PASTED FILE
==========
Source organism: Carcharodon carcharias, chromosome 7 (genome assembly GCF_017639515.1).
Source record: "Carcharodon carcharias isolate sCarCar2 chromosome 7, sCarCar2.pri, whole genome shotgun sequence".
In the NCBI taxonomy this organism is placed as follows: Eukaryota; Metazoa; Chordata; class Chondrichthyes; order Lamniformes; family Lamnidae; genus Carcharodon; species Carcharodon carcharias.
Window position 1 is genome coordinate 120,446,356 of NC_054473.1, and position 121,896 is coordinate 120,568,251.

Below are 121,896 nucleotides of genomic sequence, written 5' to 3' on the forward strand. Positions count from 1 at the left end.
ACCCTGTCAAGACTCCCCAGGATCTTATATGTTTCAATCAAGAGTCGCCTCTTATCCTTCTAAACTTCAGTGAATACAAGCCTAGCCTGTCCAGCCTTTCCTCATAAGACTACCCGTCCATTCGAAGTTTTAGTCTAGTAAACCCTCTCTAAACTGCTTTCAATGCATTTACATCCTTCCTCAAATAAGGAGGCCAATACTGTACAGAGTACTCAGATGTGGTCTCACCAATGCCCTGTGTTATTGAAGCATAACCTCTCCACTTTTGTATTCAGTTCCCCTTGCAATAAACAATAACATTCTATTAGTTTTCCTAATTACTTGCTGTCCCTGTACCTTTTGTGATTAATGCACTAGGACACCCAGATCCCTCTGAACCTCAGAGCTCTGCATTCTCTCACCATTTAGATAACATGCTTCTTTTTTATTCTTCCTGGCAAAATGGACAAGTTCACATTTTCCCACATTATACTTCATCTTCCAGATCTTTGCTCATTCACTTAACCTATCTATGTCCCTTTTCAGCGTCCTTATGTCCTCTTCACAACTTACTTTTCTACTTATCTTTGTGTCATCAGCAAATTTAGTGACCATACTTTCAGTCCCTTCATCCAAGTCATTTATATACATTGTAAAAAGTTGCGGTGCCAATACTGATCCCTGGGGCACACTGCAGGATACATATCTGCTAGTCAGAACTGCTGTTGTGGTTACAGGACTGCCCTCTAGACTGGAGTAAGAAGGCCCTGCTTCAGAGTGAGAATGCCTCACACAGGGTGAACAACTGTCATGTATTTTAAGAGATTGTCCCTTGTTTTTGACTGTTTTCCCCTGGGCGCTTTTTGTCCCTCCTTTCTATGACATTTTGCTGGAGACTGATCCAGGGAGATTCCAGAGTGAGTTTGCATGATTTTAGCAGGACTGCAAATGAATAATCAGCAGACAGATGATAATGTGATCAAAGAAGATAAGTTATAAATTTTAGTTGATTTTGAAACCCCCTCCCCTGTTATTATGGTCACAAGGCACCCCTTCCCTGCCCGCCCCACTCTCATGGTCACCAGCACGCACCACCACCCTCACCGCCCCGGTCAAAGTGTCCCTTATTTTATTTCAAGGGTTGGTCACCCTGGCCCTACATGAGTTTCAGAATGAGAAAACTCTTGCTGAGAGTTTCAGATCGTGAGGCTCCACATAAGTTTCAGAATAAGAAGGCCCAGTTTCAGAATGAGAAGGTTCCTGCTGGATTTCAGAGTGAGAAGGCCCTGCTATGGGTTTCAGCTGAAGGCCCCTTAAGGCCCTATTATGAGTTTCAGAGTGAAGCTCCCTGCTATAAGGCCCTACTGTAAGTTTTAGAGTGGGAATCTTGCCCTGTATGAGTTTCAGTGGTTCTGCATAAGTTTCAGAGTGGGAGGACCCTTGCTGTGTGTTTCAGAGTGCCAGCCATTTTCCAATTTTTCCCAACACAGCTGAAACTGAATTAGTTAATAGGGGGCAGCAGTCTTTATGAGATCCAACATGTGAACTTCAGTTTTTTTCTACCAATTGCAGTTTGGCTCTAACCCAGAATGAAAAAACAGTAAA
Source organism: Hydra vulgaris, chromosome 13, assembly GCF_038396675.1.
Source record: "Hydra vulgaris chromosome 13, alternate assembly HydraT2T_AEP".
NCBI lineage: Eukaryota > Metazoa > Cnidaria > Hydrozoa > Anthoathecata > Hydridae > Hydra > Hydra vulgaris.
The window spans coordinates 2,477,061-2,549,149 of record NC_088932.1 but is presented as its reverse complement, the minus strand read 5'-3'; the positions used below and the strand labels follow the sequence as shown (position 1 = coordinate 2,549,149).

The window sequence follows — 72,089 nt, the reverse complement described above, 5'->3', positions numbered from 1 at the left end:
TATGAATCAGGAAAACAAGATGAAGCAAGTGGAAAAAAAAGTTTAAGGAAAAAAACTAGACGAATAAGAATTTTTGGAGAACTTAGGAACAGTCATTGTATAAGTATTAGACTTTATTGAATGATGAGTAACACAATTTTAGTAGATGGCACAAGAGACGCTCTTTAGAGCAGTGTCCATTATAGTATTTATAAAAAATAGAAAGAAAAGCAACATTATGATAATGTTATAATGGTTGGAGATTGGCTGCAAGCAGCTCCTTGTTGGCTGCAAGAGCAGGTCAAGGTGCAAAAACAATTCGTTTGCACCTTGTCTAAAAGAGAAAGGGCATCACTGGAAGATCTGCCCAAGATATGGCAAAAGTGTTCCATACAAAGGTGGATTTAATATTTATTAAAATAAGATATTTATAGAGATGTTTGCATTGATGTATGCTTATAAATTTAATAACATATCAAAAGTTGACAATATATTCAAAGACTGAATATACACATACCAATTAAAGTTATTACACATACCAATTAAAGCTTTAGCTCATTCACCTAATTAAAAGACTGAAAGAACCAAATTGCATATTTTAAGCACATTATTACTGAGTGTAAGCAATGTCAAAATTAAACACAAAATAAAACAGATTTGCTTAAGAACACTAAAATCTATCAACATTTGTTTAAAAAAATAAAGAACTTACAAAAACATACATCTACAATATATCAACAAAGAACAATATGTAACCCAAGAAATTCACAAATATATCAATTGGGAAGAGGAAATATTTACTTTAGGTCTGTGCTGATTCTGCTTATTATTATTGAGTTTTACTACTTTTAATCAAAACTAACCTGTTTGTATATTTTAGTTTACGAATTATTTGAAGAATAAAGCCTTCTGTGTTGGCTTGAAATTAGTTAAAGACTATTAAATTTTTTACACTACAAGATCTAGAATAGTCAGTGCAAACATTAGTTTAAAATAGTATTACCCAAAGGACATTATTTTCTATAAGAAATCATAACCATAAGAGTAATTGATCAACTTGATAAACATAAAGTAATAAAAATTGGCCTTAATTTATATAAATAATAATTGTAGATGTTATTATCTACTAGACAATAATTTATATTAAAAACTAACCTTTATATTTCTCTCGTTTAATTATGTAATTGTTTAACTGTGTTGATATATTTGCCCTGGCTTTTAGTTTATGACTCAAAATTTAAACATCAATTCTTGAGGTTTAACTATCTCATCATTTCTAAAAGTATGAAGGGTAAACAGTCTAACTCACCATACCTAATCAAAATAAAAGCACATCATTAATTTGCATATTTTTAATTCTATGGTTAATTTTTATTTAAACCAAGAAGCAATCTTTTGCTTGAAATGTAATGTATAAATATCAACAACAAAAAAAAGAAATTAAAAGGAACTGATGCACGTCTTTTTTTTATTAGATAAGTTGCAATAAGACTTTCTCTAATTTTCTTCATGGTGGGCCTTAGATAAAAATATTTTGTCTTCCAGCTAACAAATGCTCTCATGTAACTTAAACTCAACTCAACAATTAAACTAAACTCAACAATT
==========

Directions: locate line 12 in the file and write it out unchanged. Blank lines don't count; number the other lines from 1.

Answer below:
TATGAATCAGGAAAACAAGATGAAGCAAGTGGAAAAAAAAGTTTAAGGAAAAAAACTAGACGAATAAGAATTTTTGGAGAACTTAGGAACAGTCATTGTATAAGTATTAGACTTTATTGAATGATGAGTAACACAATTTTAGTAGATGGCACAAGAGACGCTCTTTAGAGCAGTGTCCATTATAGTATTTATAAAAAATAGAAAGAAAAGCAACATTATGATAATGTTATAATGGTTGGAGATTGGCTGCAAGCAGCTCCTTGTTGGCTGCAAGAGCAGGTCAAGGTGCAAAAACAATTCGTTTGCACCTTGTCTAAAAGAGAAAGGGCATCACTGGAAGATCTGCCCAAGATATGGCAAAAGTGTTCCATACAAAGGTGGATTTAATATTTATTAAAATAAGATATTTATAGAGATGTTTGCATTGATGTATGCTTATAAATTTAATAACATATCAAAAGTTGACAATATATTCAAAGACTGAATATACACATACCAATTAAAGTTATTACACATACCAATTAAAGCTTTAGCTCATTCACCTAATTAAAAGACTGAAAGAACCAAATTGCATATTTTAAGCACATTATTACTGAGTGTAAGCAATGTCAAAATTAAACACAAAATAAAACAGATTTGCTTAAGAACACTAAAATCTATCAACATTTGTTTAAAAAAATAAAGAACTTACAAAAACATACATCTACAATATATCAACAAAGAACAATATGTAACCCAAGAAATTCACAAATATATCAATTGGGAAGAGGAAATATTTACTTTAGGTCTGTGCTGATTCTGCTTATTATTATTGAGTTTTACTACTTTTAATCAAAACTAACCTGTTTGTATATTTTAGTTTACGAATTATTTGAAGAATAAAGCCTTCTGTGTTGGCTTGAAATTAGTTAAAGACTATTAAATTTTTTACACTACAAGATCTAGAATAGTCAGTGCAAACATTAGTTTAAAATAGTATTACCCAAAGGACATTATTTTCTATAAGAAATCATAACCATAAGAGTAATTGATCAACTTGATAAACATAAAGTAATAAAAATTGGCCTTAATTTATATAAATAATAATTGTAGATGTTATTATCTACTAGACAATAATTTATATTAAAAACTAACCTTTATATTTCTCTCGTTTAATTATGTAATTGTTTAACTGTGTTGATATATTTGCCCTGGCTTTTAGTTTATGACTCAAAATTTAAACATCAATTCTTGAGGTTTAACTATCTCATCATTTCTAAAAGTATGAAGGGTAAACAGTCTAACTCACCATACCTAATCAAAATAAAAGCACATCATTAATTTGCATATTTTTAATTCTATGGTTAATTTTTATTTAAACCAAGAAGCAATCTTTTGCTTGAAATGTAATGTATAAATATCAACAACAAAAAAAAGAAATTAAAAGGAACTGATGCACGTCTTTTTTTTATTAGATAAGTTGCAATAAGACTTTCTCTAATTTTCTTCATGGTGGGCCTTAGATAAAAATATTTTGTCTTCCAGCTAACAAATGCTCTCATGTAACTTAAACTCAACTCAACAATTAAACTAAACTCAACAATT